Juan, Duke of Gandia and one of the many powerful Borgia children during the late-1400s, was murdered and his body thrown into the Tiber. Eventually the pope’s forces learn that a night watchman had seen five men dump a body into the river and weight it down with rocks. When asked why he’d not reported the watchman replied, “that in the course of many nights standing guard over cargo barges he had seen any number of corpses deposited in the river, and that until now no one had ever seemed to care.”4

  1. G.J. Meyer, The Borgias pg. 174
  2. Christopher Hibbert, The Borgias and Their Enemies pg. 142.
  3. G.J. Meyer, The Borgias pg. 318.
  4. G.J. Meyer, The Borgias pg. 259.

Leonardo da Vinci

Walter Isaacson’s Leonardo da Vinci was a gift from a while back. I’d read and enjoyed a few of his earlier books and read the Leonardo biography while in Kauai last month. It’s a worthwhile read, even if you’re already familiar with Leonardo’s life.

Isaacson opens by encouraging us to be wary of applying the word “genius” to Leonardo. Instead he portrays a man who was routinely human: someone who worked hard, made mistakes, and had an insatiable curiosity. His skill and imagination were practiced crafts.

The acuteness of [Leonardo’s] observational skill was not some superpower he possessed. Instead, it was a product of his own effort.

The book is a 500-page detailing of Leonardo’s life. And rather than even attempt to summarize, I want to instead pull out a couple things I learned.

The first is that Leonardo had the good fortune, at least retroactively speaking, of being born out of wedlock. 15th-century Italy being what it was this meant he escaped, and was even barred from, any obligation as a first-born son to follow his father’s trade. His father was a successful notary. Thankfully Leonardo was not. And while Leonardo’s notebooks indicate he picked up the note-taking mindset, he was free to pursue other work.

Another aspect that Isaacson covers throughout is Leonardo’s approach to problem-solving. Given what he was able to create, Leonardo was a relatively uneducated man. He had a limited formal education, struggled to learn Latin and math, and for much of his life preferred his own experience over handed-down knowledge. And yet he was able to create and engineer works of remarkable complexity. Isaacson ties this success to Leonardo’s ability for visual thinking. He relied far more on geometry and analogy than he did formulas and math.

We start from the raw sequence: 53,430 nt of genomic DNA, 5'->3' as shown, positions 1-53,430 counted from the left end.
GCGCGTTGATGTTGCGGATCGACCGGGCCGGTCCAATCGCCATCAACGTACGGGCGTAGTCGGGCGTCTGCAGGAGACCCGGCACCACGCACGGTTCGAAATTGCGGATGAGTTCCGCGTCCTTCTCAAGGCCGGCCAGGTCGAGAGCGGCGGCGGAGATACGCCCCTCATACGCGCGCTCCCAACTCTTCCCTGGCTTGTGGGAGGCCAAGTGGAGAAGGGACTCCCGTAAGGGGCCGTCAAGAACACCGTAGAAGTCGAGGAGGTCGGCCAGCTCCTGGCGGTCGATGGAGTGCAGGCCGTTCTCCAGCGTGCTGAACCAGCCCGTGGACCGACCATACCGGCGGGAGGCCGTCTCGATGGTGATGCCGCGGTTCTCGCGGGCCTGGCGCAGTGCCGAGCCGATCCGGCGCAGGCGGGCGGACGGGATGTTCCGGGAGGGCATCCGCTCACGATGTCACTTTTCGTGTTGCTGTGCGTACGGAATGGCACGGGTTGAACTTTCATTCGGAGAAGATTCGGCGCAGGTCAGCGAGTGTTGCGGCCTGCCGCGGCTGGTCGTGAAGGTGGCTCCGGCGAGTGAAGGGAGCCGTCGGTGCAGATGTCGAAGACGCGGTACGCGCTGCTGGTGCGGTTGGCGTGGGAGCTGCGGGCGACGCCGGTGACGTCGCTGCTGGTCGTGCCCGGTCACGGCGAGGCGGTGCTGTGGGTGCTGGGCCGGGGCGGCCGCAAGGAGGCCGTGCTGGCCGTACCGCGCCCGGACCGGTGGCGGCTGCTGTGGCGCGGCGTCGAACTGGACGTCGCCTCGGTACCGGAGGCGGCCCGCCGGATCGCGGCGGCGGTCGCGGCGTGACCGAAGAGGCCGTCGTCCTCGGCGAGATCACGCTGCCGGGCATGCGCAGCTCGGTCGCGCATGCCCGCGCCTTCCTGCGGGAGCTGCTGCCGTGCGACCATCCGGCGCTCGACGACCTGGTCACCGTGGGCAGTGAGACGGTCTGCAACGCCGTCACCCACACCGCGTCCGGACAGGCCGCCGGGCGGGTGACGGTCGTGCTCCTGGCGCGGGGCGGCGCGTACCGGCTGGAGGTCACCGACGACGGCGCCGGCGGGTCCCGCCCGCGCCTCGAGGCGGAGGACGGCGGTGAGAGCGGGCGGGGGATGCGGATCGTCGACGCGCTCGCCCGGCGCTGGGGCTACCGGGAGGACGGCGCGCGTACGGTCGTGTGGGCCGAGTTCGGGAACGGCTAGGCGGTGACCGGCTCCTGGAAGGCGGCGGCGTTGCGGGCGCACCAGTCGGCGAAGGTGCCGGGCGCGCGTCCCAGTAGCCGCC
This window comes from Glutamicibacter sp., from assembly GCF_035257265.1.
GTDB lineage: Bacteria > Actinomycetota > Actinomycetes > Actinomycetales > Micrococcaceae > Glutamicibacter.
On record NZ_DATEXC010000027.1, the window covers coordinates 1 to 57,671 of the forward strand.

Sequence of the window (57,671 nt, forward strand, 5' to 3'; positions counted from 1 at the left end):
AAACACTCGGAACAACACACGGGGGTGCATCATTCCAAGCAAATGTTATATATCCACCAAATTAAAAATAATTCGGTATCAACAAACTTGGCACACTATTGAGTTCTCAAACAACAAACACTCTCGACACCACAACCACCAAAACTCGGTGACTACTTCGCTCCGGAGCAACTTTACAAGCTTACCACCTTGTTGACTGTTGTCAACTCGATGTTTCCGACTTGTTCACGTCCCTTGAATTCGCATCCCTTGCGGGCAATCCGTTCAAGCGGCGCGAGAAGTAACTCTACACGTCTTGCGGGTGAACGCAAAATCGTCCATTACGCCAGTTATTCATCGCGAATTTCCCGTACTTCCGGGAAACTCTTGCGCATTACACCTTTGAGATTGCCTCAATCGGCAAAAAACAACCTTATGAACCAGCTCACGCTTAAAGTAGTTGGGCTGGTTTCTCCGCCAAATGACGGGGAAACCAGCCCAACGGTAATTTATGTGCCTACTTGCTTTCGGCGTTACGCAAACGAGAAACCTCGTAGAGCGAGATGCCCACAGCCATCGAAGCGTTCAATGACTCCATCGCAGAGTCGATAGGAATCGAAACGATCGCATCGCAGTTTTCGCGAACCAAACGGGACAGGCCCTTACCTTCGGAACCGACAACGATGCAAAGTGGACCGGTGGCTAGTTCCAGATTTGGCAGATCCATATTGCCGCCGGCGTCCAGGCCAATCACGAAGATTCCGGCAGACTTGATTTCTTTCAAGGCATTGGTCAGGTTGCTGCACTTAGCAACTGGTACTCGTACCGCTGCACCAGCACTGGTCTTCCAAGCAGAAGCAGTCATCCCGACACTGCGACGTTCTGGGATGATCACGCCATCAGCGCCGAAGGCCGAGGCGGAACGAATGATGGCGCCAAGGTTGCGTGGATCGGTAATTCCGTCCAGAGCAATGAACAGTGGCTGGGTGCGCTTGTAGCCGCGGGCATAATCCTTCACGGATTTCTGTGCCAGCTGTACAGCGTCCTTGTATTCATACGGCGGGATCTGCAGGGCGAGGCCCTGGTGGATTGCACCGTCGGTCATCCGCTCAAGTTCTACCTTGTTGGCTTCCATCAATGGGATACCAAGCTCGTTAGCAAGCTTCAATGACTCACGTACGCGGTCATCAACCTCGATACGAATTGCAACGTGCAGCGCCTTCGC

Leonardo da Vinci's town plan of Imola.
Leonardo’s map of Imola.

Isaacson also describes how, in the winter of 1502, a serendipitous series of events led to Leonardo, Machiavelli, and Cesare Borgia all residing in the town of Imola. As he writes:

Imagine the scene. For three months during the winter of 1502-3, as if in a historical fantasy movie, three of the most-fascinating figures of the Renaissance—a brutal and power-crazed son of a pope, a sly and amoral writer-diplomat, and a dazzling painter yearning to be an engineer—were holed up in a tiny fortified walled town that was approximately five blocks wide and eight blocks long.

As best I can tell there’s one notable book about that connection. It’s on my reading list and something I hope to dig into more.